Joong-pil (played by Shin Ha-kyun), Soo-tak (played by Park Hee-soon), and Eun-dong (played by Oh Man-seok) are three close college friends who unexpectedly reunite quite later in life upon some unexpected news. Their life positions are in varying states of malaise. Eun-dong has a semi-famous job but he's kind of bored. Joong-pil has a decent job but he's fixated on a long finished romance. Soo-tak has no job at all and is contemplating suicide. The solution to all of these problems is, of course, a trip to Jeju Island.
I really do admire the Jeju Film Commission. Most film commissions, you can only tell they were involved at all by reading the credits. But time and again the Jeju Film Commission always makes a point of throwing their support behind films and dramas that are so explicitly about Jeju they're practically advertisements. It does help that at this point South Korean culture writ large considers Jeju a magical getaway. Note how Soo-tak's suicidal impulses are briefly curbed by the prospect that on Jeju Island he might get laid.
That bit of dark comedy was my favorite part of "DETOUR". Yes it's crude and doesn't necessarily make Soo-tak a more sympathetic character but it's an all too accurate characterization of the male psyche that the best way for a man to feel less impotent is by having sex. Luckily, by the end Soo-tak is mostly satisfied simply by having had the chance to act like a real man. Even so, Park Hee-soon is a remarkably convincing pathetic desperate guy who steals most of his scenes.
Everyone else...eh, they're all right. Joong-pil has the main central character arc of having to get over the distant past and life live in the present. His love story, while not altogether exciting, does have its moments- like a visit to Love Land prompted by a suggestion from a person who obviously does not know anything about Love Land aside from the name. The light comedy is what permeates "DETOUR" rather than character arcs, and on these points the movie well acquits itself.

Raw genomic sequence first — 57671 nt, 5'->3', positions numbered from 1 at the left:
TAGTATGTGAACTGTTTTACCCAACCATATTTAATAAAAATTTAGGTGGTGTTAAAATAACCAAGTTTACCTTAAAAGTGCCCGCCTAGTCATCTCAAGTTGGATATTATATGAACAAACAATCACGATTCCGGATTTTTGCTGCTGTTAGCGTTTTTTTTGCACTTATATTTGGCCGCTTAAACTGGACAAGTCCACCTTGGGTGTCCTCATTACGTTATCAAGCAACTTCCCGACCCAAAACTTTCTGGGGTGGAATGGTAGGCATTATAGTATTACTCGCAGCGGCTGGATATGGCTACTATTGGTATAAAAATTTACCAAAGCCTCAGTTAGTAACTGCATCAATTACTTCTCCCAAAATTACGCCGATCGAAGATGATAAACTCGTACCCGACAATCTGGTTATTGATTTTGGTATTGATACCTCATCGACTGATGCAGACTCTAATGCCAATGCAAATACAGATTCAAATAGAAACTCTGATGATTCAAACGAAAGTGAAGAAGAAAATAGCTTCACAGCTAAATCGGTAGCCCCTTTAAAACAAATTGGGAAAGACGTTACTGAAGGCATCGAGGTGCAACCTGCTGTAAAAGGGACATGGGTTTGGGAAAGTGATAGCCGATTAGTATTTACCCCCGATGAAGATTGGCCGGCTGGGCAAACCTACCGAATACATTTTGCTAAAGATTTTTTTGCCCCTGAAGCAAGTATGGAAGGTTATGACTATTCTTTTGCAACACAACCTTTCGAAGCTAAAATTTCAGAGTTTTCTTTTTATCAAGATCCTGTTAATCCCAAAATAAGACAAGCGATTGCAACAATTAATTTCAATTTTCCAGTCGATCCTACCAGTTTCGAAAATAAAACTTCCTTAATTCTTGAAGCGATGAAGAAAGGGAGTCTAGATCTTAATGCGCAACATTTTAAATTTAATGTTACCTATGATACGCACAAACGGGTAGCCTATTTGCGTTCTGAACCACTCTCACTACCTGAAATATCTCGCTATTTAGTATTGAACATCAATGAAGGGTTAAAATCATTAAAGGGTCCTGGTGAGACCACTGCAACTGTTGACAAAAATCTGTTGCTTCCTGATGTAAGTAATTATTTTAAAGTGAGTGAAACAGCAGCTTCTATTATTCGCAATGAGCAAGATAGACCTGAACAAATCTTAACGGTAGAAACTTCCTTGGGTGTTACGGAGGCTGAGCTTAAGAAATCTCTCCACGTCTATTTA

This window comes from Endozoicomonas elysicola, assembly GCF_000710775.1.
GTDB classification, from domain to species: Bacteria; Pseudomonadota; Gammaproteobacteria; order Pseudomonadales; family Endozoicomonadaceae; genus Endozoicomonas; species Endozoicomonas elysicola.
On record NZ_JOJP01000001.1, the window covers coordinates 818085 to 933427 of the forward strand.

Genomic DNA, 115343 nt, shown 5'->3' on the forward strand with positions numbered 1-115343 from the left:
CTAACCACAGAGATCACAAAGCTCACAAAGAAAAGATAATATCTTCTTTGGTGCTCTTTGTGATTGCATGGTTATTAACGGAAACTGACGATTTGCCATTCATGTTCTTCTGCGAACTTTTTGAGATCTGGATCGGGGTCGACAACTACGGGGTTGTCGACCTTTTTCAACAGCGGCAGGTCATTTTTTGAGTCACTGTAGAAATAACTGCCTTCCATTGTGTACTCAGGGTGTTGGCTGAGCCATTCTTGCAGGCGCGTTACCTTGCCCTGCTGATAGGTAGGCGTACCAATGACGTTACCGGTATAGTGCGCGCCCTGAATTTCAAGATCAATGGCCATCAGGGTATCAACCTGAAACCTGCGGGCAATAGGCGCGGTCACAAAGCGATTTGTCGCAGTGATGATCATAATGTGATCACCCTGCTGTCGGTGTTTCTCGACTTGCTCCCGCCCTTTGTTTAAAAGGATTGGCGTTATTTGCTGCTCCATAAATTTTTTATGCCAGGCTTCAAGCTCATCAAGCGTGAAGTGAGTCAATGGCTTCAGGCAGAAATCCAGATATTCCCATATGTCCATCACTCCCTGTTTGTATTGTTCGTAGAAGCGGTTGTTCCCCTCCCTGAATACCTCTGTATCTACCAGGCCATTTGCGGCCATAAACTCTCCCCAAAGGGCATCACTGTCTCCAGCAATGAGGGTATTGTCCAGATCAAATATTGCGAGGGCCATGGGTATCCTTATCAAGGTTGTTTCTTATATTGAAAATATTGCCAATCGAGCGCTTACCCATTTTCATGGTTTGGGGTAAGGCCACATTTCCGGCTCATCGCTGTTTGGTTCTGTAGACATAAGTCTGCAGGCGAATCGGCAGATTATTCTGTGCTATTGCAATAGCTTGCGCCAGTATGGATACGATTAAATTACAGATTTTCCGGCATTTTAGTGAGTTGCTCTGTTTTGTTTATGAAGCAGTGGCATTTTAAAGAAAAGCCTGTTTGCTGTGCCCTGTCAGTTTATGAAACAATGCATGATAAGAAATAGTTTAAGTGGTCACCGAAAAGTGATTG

Eun-dong ends up being the main useful perspective character, even though he's the least well in-focus, because he's a reminder that even a "successful" person is not necessarily constantly happy all the time. It's also interesting to note that Eun-dong is clearly more a loving father than a loving husband. Against the backdrop of Joong-pil and Soo-tak trying to find validation in romance, Eun-dong is a reminder that there is more to life than just that.
"DETOUR" is generally pretty fun and self-aware. While the hand of the Jeju Film Commission is obvious, at the same time the movie takes some light-hearted jabs at Jeju Island stereotypes. Observe the ultimate outcome of the spontaneous street band scene, the problems which come up as a result of the protagonists staying at a guest house so far from the city, or the obvious familarity of Jeju Island's "traditional" laundry detergent. "DETOUR" is more funny than witty- and for me, at least, that's a nice change in tone from the usual.
Review by William Schwartz
Staff writer. Has been writing articles for HanCinema since 2012, having lived in South Korea since 2011. Started out in Gyeongju, then to Daegu, then to Ansan, then to Yeongju, then to Seoul, lived on the road for HanCinema's travel diaries series in the summer of 2016, and is currently settled in Anyang. Has good tips for utilizing South Korea's public bus system. William Schwartz can be contacted via firstname.lastname@example.org.
"[HanCinema's Film Review] "DETOUR""
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